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Many death threats we've received have not stopped us from defending human rights

Thomson Osoro, a human Rights Activist in Kisii County. [Sammy Omingo, Standard]

In his quest for justice, he has filed in court public interest cases in a bid to save society from human rights violations.

Thomson Osoro, who has helped advance the cause of the minority and the poor, at one time, sued ODM leader Raila Odinga, Wiper's Kalonzo Musyoka and Safaricom Limited over funds raised for striking teachers in 2015.

Mr Osoro had told court that the then Coalition for Reforms and Democracy (CORD) leaders misled their followers to contribute money through M-Pesa pay bill number 672672 during a rally at Uhuru Park, saying they had each contributed Sh100,000 in cash towards the kitty to cater for the striking teachers’ salaries.

Recently, he made a petition to Chief Justice Martha Koome, asking her to review the usage of digital systems in court, which he said were cumbersome and disadvantageous to litigants.

“Digital systems introduced in our courts do not have the modalities in place for effective operation since they were introduced and applied haphazardly without proper mechanisms. All indications on the ground are that they have failed to serve the intended purpose,” he says.

The human rights activist has also taken Kisii County Government to court several times on matters to do with irregular employment and termination of contracts. Some of the matters have gone to full trial while others have been solved out of court.

Osoro, who is registered with the Rigena Human Rights Organisation in Kisii County, gained experience working as a clerk in several legal firms in Kisii town since 2000. He says he wanted to study law but was not able to.

“In 2014, I had sought admission to study law at Kisii University, but the Council for Legal Education limited the numbers of students joining the Faculty of Law to 60, which locked me out since I was number 80 on the admission roll,” he says.

Osoro says the activism job is risky, since he steps on the toes of powerful individuals.

He says he has received threats several times but has vowed to always fight for the rights of people in the community. He says this is a calling and those intimidating him are wasting their time.

Leadership and integrity

In Homa Bay County, Evance Oloo, alias Gor, 35, and Michael Kojo, 34, are also human rights defenders. The two are among 20 people who have undergone training organised by an American organisation.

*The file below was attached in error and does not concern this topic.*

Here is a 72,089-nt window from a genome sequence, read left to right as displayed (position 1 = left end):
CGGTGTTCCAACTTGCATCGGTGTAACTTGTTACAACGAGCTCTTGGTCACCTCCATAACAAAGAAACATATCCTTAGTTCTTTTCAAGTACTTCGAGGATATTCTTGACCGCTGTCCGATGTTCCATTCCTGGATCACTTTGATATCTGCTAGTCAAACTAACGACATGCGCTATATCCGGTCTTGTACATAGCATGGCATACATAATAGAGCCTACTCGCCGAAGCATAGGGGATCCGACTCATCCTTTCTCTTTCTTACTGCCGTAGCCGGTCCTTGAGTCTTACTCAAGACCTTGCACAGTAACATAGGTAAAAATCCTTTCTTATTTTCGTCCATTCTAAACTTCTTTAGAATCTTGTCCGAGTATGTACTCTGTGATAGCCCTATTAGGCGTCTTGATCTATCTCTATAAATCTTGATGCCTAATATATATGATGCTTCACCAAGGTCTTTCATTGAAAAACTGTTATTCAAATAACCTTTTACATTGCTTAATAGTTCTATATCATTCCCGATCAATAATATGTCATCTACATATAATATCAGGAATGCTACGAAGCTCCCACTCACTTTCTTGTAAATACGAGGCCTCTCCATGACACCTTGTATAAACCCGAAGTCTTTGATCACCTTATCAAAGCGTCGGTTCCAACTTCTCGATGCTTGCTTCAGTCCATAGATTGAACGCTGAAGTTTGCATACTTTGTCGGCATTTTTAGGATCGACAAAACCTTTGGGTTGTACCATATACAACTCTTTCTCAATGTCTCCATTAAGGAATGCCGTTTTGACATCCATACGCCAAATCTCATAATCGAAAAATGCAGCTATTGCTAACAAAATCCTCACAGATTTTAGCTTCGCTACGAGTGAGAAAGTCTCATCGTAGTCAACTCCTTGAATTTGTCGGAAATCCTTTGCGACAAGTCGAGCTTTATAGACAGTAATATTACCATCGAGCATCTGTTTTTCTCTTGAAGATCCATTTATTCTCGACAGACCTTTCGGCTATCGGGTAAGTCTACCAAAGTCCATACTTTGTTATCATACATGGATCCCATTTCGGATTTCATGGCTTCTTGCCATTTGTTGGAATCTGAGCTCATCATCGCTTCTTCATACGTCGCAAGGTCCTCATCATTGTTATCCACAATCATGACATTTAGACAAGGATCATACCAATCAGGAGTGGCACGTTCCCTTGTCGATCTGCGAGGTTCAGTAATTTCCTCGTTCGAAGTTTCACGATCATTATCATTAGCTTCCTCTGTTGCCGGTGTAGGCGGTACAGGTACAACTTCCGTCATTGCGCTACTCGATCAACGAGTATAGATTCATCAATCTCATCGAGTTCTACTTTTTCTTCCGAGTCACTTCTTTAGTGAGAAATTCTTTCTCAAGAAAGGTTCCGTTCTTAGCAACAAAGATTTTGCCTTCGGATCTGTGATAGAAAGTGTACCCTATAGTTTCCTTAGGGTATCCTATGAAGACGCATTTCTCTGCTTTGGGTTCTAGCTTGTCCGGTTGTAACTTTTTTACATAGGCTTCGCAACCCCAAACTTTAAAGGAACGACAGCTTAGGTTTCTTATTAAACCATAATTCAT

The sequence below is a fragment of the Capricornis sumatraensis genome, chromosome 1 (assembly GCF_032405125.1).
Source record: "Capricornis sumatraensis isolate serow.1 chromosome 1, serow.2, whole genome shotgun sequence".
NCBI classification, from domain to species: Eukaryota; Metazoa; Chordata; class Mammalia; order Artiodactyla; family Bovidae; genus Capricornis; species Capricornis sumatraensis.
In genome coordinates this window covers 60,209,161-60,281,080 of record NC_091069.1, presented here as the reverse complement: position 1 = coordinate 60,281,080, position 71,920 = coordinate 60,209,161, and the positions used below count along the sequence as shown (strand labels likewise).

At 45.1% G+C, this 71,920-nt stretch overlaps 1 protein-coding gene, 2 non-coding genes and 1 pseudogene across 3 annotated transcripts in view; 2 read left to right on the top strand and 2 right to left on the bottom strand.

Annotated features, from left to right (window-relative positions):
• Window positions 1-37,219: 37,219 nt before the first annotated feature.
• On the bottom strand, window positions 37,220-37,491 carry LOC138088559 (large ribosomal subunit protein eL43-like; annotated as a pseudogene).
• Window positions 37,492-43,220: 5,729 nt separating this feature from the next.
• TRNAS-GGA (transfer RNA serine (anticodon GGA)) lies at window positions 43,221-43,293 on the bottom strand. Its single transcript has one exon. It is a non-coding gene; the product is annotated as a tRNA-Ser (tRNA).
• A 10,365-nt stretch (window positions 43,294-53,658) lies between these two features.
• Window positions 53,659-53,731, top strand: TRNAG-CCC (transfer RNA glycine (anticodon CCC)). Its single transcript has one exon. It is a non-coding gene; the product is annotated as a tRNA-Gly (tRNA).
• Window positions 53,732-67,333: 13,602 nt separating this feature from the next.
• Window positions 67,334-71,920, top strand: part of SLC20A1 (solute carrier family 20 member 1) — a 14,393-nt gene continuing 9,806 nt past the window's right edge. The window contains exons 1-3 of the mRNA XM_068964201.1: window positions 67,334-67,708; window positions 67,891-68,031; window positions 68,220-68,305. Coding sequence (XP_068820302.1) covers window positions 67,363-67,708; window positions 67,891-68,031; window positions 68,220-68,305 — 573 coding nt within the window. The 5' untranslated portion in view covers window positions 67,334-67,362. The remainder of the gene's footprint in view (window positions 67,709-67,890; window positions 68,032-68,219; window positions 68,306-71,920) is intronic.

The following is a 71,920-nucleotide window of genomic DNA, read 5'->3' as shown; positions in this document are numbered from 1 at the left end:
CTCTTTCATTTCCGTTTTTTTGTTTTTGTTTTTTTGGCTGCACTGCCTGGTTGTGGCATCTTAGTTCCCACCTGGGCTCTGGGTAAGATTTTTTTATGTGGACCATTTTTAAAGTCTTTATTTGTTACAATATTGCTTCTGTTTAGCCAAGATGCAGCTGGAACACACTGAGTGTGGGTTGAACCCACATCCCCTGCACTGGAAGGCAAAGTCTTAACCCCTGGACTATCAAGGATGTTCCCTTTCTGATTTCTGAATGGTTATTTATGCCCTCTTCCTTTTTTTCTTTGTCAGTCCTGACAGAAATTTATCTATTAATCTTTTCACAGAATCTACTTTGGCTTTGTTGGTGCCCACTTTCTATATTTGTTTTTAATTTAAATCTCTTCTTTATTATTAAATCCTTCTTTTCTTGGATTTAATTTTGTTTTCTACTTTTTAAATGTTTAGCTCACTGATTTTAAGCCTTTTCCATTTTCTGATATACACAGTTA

They were trained on Bill of Rights, leadership and integrity and other articles of the Constitution, which deal with human rights.

Activist Evance Oloo, Homa Bay, August 17, 2021. [James Omoro, Standard]

Oloo says they realised records at the organisation indicated that a lot of money was being spent on them yet it did not reach them.

“The organisation’s report indicated that they were spending more than Sh15,000 on each of us in five days, yet they were giving us only Sh500. We started using our newly acquired skills to audit funding of the training,” he says.

They wrote a letter to the donor in America and provided evidence. Their letter caused a storm in the organisation before the donor cancelled the training.

“We didn’t know the donor would cancel the training when we were conducting the audit. We eventually missed certificates that were supposed to be awarded after the training,” says Oloo.

The skills they received from the training motivated them to start human rights activism.

In the 2016/17 financial year, they began questioning county government offices on appropriation of public funds. They used to capitalise on public participation forums in which they questioned how public funds were spent on development projects.

To date, the human rights defenders have filed a total of 30 court cases.

One of the cases is that of November 2018 when they sued Homa Bay Governor Cyprian Awiti on grounds that his county executive committee lacked a youthful member.

In May 2020, they filed a case in a Kisii court to deter the Ministry of Education from opening schools in June of that year. They argued that the government had not put adequate Covid-19 prevention measures in place to cushion pupils and teachers from contracting coronavirus.

In August 2019, they filed an application to challenge recruitment of some civil servants as enumerators and supervisors in the national census.

Oloo and Kojo do not rely on lawyers when they file cases in court.

“We argue our cases in court. We have basic understanding of the law and this has enabled us to win many cases,” Kojo says.

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